“It is a very nice property and they have some fairly significant wetlands on the other side of Boylston Creek — there's a mature hardwood wetland forest back there — so we were happy to protect some on this side, too,” said Shaun Moore, the district's watershed coordinator.

Under the terms of the cost-share grant, the church agreed to protect the stream buffers from development for 30 years. Because the banks “were eroding pretty significantly,” Moore said, “we estimated the total soil loss reduction from doing this project was 34 tons per year.”

Around that time, the Rev. Robert Lundquist heard about the Green-Faith certification program and asked Neal to look into it. The church's vestry liked what he found and gave the go-ahead for Holy Family's “Green Team” to start checking off requirements in four areas: spirit, stewardship, justice and communications.

Many of the requirements were simple to meet, Neal said. The church switched to a shade-grown, fair-trade coffee and served vegetarian meals using locally grown fruits and vegetables, providing members with information about where they could make their own purchases at area farmers markets.

“The clergy had to recommend outdoor activities, which he did,” Neal said. “And one of our members wanted to lose a little weight, so she started a hiking group. They call themselves 'The Puffins.' She leads a hike to different waterfalls every Thursday. We also had to have some outdoor-themed services.”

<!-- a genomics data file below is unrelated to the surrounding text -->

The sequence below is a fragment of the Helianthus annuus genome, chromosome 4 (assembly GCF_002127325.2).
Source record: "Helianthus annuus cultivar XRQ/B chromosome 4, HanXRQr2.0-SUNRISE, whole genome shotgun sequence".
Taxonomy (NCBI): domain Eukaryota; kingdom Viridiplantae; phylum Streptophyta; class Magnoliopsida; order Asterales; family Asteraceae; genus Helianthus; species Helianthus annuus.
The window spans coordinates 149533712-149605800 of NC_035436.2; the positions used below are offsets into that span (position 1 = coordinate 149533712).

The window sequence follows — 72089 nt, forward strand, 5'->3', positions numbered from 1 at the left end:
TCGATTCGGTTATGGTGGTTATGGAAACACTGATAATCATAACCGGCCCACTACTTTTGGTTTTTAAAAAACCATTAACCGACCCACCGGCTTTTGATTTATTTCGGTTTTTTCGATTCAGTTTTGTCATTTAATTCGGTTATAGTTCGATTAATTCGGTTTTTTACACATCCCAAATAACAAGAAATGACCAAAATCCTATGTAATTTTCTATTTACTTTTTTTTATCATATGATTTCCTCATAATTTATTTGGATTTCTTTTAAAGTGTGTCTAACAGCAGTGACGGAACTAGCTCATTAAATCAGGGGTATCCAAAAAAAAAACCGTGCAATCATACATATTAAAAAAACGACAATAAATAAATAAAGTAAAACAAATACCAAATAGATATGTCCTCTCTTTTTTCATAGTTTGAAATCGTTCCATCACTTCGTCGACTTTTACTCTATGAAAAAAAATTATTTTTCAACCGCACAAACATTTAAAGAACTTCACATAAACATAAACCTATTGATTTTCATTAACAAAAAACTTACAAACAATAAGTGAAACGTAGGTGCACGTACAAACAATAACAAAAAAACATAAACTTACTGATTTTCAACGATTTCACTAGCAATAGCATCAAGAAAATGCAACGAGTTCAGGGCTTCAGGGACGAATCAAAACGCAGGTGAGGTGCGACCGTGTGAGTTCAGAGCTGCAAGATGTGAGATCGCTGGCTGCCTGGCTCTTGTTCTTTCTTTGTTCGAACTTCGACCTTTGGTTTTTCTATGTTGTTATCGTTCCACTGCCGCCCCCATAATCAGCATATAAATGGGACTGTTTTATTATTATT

To save energy and money, church members installed a programmable thermostat in their annex building; aerators on their kitchen and restroom faucets; and replaced an antiquated furnace with a propane model that uses 93 percent of its fuel in heat production.

Green Team leaders were inspired by a tour of the nearby Sierra Nevada Brewery, which is a “zero waste” facility where all organic matter is either composted or delivered to local cattle farmers for feed, and 90 percent of electricity is generated onsite by solar panels.

“One of the tougher requirements was we had to have speakers from three different faith backgrounds come (every year) and speak about how their faith cares for creation,” Neal said. The church has hosted an American Indian, a Buddhist and a Jewish rabbi.

On Aug. 10, the church has invited Jan Partin and Bonnie Arbuckle from the Unitarian Universalist Fellowship of Hendersonville to speak about their congregation's work toward a UU Green Sanctuary certification, which is similar to the GreenFaith program.

Neal said the Holy Family “Green Team” isn't going to stop once they achieve their goal of being GreenFaith certified.

“We're going to continue our work to see what we can do to improve our stewardship around here,” he said.

For more information about Holy Family's services or green efforts, visit www.ourholyfamily.org or call 828-891-9375.

 

Read the original story
Document Actions
powered by Plone | site by Groundwire Consulting and served with clean energy